Steroids Significantly Decrease Postoperative Postural Hypotension in Total Knee Replacement
J Knee Surg DOI: 10.1055/s-0041-1731722Total knee replacement (TKR) is one of the most common orthopaedic procedures performed, and enhanced recovery after surgery (ERAS) has been developed and incorporated into inpatient surgical pathways to improve patient outcomes. Under ERAS recommendations, multimodal prophylaxis has been used to help manage postoperative nausea and vomiting (PONV) following TKR. Dexamethasone is one of the commonly used for this and the anti-inflammatory properties could depress vagal activity, reducing postural hypotension (PH). The hypothesis of this study is that postoperative dexamethasone use is associated with lower rates of early postoperative PH following TKR surgery. In our institution, patients who undergo elective primary TKR are admitted on the day of surgery and follow a standardized ERAS protocol. Data on patients who underwent elective primary TKR under a single adult reconstruction team from September 2017 to March 2020 were reviewed and analyzed. A review of demographic characteristics, surgical data, postoperative medications, and postoperative notes was performed. Binary logistic regression was used to assess the effect of the use of dexamethasone on PH, with an adjusted odds ratio (OR) calculated after accounting for potential confounders. Of the 149 patients were included in the study, 78 had dexamethasone postoperatively, and 71 did not. Patients who had received dexamethasone were statistically less likely to suffer from PH (OR&th...
Conclusion Visual estimation had excellent intra-rater reliability in the assessment of neck active rotation and head tilt on infants with congenital muscular torticollis. Visual estimation had acceptable inter-rater reliability in the assessment of neck active rotation but not of head tilt. There was a wide variation in reliability with no correlation between reliability and clinical experience. Assessment tools for head tilt that are more psychometrically robust should be developed.What is Known:• A thorough assessment of infants presenting with torticollis is essential, using assessment tools with robust psychometr...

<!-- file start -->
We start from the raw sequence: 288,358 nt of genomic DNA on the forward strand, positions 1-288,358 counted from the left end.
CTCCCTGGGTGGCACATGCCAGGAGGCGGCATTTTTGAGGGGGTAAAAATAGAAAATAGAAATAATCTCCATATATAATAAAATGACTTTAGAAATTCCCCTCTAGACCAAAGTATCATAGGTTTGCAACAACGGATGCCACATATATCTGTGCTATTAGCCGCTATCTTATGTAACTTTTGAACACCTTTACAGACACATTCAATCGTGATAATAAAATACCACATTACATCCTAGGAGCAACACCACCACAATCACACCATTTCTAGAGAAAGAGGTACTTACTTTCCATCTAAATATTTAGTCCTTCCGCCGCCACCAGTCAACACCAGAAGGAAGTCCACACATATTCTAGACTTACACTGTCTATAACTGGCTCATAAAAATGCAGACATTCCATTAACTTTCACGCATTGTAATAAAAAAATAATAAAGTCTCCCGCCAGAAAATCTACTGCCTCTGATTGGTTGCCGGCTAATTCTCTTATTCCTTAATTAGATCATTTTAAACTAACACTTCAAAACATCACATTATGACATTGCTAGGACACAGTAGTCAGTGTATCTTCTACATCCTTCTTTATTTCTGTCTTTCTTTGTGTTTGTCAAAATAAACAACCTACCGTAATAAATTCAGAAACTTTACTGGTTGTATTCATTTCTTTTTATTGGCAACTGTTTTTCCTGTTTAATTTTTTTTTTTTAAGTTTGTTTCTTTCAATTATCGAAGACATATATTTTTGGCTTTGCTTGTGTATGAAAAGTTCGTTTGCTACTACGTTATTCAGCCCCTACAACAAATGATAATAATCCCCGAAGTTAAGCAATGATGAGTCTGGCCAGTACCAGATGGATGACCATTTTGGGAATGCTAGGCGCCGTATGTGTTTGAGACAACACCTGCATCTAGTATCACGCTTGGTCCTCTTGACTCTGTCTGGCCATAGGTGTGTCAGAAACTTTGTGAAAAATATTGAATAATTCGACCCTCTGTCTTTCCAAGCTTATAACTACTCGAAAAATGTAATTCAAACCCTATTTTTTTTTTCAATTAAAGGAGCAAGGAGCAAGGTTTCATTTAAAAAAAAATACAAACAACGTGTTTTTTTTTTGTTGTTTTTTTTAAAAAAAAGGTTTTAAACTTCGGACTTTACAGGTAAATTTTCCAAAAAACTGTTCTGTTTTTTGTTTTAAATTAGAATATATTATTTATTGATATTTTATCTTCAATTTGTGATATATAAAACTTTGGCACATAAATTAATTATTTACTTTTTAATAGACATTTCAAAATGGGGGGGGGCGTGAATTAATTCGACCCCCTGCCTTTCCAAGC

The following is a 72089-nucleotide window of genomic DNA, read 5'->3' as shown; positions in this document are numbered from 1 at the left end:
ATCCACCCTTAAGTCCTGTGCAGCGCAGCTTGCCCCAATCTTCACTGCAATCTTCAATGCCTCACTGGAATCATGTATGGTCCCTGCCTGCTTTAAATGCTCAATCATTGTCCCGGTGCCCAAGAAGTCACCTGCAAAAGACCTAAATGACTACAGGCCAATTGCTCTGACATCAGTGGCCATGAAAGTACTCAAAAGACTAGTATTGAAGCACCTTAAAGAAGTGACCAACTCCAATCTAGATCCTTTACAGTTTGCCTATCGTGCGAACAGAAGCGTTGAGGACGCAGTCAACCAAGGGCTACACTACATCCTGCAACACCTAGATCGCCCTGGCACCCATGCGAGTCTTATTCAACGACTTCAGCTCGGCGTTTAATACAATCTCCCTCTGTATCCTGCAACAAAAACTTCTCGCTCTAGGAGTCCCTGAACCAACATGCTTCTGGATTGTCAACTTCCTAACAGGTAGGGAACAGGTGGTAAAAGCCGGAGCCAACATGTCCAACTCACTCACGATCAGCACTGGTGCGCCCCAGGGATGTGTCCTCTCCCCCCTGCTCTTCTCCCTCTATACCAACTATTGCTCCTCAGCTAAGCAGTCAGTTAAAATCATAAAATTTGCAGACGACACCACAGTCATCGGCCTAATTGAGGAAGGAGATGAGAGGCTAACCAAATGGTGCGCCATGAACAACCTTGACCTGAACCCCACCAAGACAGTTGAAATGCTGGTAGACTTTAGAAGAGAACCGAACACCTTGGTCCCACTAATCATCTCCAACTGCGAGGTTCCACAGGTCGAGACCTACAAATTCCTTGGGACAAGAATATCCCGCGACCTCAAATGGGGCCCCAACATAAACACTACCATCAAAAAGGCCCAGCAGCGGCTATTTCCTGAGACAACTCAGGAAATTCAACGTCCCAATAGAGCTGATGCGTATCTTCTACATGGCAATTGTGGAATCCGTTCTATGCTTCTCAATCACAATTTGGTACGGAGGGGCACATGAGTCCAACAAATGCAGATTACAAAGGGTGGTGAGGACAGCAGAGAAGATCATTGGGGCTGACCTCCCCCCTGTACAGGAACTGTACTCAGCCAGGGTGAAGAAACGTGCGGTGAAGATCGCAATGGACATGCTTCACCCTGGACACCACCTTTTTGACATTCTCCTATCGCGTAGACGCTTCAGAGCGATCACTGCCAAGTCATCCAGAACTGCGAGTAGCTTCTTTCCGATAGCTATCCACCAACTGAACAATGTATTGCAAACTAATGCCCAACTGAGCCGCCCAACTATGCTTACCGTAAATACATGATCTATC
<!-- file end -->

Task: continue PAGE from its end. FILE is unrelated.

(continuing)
Conclusion: It appears that the knee OA pain and disability can be decreased after a dual-frequency LLLT applied to acupoints (SP9, SP10, and EX-LE2). The clinical efficacy of LLLT is highly related to the therapeutic settings of the laser apparatus; hence, more clinical trials with diffident parameter settings are needed to be further clarified. PMID: 33029170 [PubMed]
Conclusion. Approximately one in three patients with LSS experience a poor clinical outcome consistent with surgical non-response. Demographic, health, and clinical factors were more predictive of clinical outcome than surgery-related factors. These predictors may assist surgeons with patient selection and inform shared decision-making for patients with symptomatic LSS. Level of Evidence: 2
CONCLUSION: DN is effective in improving hamstring flexibility compared with SS. One session of DN can be an effective treatment for hamstring tightness and increase hamstring flexibility. The improvements suggest that DN is a novel treatment for hamstring flexibility. PMID: 33027765 [PubMed - as supplied by publisher]
ConclusionsThe results suggest an overall positive response to EMR implementation. Minimal staff reported effects such as stress or anxiety in the workplace related to EMR implementation, and a perception of 'comfort' was cited once EMR was part of usual practice. However, responders did not report a significant effect on speed, efficiency or quality of patient care following EMR implementation.What is known about the topic?A growing body of literature exists regarding the perceptions of staff (particularly medical officers) in moving towards EMRs, but there is limited evidence regarding the perceptions of AHPs, and the ba...
ConclusionsService provision, support and pessary training in the UK vary greatly. This calls for the standardisation of care, training and development of a national guideline. We present a clear rationale and need for a UK guideline on pessary management of vaginal prolapse and a standardised pessary training model for multi-professional use.
Publication date: Available online 6 October 2020Source: Journal of PhysiotherapyAuthor(s): Pek Ling Teo, Kim L Bennell, Belinda J Lawford, Thorlene Egerton, Krysia S Dziedzic, Rana S Hinman
Publication date: Available online 6 October 2020Source: Journal of PhysiotherapyAuthor(s): Nia Luxton, Julie Redfern
Conclusion: Our findings show how the women explain their recovery in terms of overcoming fear of movement, making sense of their symptoms and becoming more active in everyday life. The close analysis reveals a recovery narrative portraying a complex and ambiguous process consisting of small dramas about the efforts trying to rebuild a meaningful life. PMID: 33026930 [PubMed - as supplied by publisher]